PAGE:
Wednesday, January 30, 2013

Midwinter; three ripened

midwinter
strawberry blossoms 
in summer white . . .
intuitively
I should know not to touch

—GUSTS, Fall/Winter 2012


three ripened
homegrown strawberries . . .
I cut them
for us to share
like loaves and fishes

—Mariposa, 27, Autumn/Winter 2012


There's one decent strawberry plant left this year (above). Oops, I did touch the petals, and a couple came off.

Friday, January 25, 2013

No pear tree

no pear tree
no partridge either . . .
I wake up 
to a chill on my face
a million crows-a-cawing

—Winter 2011-2012

Above, one I wrote last winter. Many dog-size crows usher in the mornings around here with their distinctive squawks. When the idea first planted itself in my mind, I remember being alone in a literal and metaphorical chill—and all those crows, as usual.

Synchronicity: I'm not writing about cherry blossoms in this poem, lovely as they are; by that I mean I'm not especially using traditional imagery in the first part. Yet last month, on the blog of a fellow writer whose work I admire, I came across a published haiku in a similar vein—different overall though starting out with the same type of pear/partridge imagery. It appears we may have been on the same wavelength. That sort of thing, of course, happens (and can be enjoyable). You may have read the haiku or, if not, I hope you do sometime.

Though I'm fond of this particular tanka, as I am the above-mentioned haiku as well, I've decided just to post it on this blog and not bother searching for some other "home" for it. I go through phases where I don't much feel like peddling my poetry wares anyway. And I also remind myself that above all I write because I seem to enjoy it. Hope you enjoy this.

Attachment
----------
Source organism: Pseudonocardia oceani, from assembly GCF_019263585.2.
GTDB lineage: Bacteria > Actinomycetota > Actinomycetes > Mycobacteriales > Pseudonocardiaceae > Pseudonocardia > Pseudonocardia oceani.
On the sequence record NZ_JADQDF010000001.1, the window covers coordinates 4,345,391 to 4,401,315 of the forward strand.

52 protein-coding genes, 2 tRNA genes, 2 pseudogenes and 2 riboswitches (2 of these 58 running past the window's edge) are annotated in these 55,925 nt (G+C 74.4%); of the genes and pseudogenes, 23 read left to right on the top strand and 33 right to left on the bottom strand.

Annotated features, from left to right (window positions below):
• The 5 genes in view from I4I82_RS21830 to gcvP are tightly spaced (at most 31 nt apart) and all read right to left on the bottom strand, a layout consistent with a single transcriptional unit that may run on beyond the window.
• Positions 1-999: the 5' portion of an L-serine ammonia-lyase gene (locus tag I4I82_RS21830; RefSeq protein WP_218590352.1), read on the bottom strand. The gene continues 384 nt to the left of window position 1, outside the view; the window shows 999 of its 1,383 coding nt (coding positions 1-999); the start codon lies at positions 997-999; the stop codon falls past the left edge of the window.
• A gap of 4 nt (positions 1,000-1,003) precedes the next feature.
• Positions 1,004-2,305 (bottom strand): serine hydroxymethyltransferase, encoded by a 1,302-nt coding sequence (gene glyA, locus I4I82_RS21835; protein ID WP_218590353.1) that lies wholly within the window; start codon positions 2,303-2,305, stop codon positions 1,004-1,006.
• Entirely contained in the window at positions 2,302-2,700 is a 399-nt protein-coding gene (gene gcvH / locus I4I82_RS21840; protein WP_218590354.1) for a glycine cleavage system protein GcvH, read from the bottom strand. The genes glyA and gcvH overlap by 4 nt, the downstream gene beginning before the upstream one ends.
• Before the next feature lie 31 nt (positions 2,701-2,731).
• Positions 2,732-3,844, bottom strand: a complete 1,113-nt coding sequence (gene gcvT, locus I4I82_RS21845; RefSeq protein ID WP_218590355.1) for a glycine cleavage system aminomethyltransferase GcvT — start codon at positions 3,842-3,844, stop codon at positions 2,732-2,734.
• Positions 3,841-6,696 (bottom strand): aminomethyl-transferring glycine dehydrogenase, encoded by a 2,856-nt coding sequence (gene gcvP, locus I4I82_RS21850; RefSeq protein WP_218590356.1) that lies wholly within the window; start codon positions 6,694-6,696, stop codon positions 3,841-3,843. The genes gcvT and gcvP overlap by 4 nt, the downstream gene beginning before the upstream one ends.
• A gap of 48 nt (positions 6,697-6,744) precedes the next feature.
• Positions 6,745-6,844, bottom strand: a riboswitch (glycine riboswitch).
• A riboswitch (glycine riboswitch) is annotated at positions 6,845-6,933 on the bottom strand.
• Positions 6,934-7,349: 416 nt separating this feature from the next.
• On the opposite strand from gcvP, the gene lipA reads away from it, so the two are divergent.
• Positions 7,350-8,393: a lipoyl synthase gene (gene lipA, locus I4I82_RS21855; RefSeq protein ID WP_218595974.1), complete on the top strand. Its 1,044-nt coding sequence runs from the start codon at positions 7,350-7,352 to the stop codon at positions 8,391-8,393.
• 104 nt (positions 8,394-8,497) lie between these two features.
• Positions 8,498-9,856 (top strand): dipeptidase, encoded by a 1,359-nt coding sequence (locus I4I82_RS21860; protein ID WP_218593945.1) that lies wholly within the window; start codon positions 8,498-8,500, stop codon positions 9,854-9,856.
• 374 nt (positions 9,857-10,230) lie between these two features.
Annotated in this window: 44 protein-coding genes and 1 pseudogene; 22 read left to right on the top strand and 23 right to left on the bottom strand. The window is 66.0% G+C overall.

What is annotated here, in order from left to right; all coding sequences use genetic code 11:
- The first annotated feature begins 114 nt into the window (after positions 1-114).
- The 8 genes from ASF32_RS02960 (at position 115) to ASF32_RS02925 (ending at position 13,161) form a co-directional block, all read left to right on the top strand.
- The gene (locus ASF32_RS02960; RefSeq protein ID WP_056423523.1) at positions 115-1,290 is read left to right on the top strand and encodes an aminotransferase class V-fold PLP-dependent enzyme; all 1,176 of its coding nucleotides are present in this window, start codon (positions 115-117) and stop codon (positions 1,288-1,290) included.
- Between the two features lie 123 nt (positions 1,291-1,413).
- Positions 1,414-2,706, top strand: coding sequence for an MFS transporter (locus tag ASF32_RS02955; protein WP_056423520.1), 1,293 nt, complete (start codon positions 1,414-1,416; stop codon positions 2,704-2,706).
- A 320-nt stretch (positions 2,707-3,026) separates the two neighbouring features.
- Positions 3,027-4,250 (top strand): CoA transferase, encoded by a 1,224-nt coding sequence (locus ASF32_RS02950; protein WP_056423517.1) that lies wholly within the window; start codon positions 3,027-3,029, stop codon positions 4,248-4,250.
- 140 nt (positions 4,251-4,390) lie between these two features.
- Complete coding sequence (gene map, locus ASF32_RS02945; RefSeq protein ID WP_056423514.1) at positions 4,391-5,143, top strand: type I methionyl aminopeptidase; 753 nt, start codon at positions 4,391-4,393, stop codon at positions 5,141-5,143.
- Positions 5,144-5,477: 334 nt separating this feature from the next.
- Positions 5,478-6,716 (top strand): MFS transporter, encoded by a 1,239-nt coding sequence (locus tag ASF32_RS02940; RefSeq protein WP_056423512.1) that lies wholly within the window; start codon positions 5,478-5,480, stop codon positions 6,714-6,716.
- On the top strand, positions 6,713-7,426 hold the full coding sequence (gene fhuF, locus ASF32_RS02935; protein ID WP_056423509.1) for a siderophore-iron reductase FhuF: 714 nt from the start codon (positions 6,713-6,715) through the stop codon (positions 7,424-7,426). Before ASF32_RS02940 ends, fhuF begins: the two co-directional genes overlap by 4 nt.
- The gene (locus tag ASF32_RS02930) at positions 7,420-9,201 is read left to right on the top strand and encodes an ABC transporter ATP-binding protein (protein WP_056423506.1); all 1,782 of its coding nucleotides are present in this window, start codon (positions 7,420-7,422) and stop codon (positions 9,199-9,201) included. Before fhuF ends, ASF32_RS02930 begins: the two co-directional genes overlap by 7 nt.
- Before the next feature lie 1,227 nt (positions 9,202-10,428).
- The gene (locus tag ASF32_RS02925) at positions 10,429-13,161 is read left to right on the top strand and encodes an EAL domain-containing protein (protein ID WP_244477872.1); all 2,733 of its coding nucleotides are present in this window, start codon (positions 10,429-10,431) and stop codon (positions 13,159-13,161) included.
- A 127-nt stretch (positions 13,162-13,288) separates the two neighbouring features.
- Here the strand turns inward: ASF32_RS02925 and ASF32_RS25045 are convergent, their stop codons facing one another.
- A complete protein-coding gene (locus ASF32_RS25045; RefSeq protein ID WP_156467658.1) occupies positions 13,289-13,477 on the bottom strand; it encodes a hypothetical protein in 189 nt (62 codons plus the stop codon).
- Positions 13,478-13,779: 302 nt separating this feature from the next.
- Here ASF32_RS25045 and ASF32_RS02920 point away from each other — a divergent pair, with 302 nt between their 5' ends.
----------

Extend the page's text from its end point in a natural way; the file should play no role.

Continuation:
Monday, January 21, 2013

Mock election

mock election—
my first-grade niece explains
the debt crisis

Haiku News, week Nov. 12, 2012

And she and a fellow classmate succeeded in getting another classmate to switch her vote. Way to go, A.!

Thursday, January 17, 2013

Eleven months

eleven months
since the tsunami . . .
here in our yard
daisy clusters spring up
out of season

Ribbons, Spring 2006


Remember the Indian Ocean earthquake and tsunami on December 26, 2004? The new year arrived right then, before we were ready.  

I appreciate how we can use tanka to document our lives and the events that brighten or darken them. However, I pull out my early tanka and then sometimes want to edit them; e.g., in this one, line 4 feels kind of tongue-twistery. If I were composing this today I might consider "clusters of daisies / spring up out of season" (or just "daisies spring up / out of season"). Or alternatively, I possibly could use "daisy clustersin either line 1 or 3. I may feel more edit-happy nowadays, but it seemed easier to write (spill?) them in the first place several years ago.

Sunday, January 13, 2013

Is it dust

is it dust
she tries to wipe away
with that small cloth?
how her feet shuffle
through a world we can't see

A Hundred Gourds, 1:4, Sept. 2012

photo copyright of Robert Curtis



Wednesday, January 9, 2013

A stranger's card

a stranger's card
adrift on our winter lawn . . .
handwritten inside
Noel's wife has cancer,
just thought you should know

—Wisteria, Issue 4, Jan. 2007; Modern English Tanka, Spring 2007


All literally true. How connected we are.


Saturday, January 5, 2013

First few days

first few days
into this New Year,
tinsel removed—
I hang up bath linens
the color of spring

moonset, Spring 2006; While the Light Holds (Magnapoets Anthology Series 2)

I remember what bath towels I'm referring to (they're yellow), and I know when I wrote this tanka (almost exactly seven years ago). Have I really not bought us any new ones since then? That is, except for some cheap decorative ones I hung up in the bathroom of the house we were desperately trying to sell. :o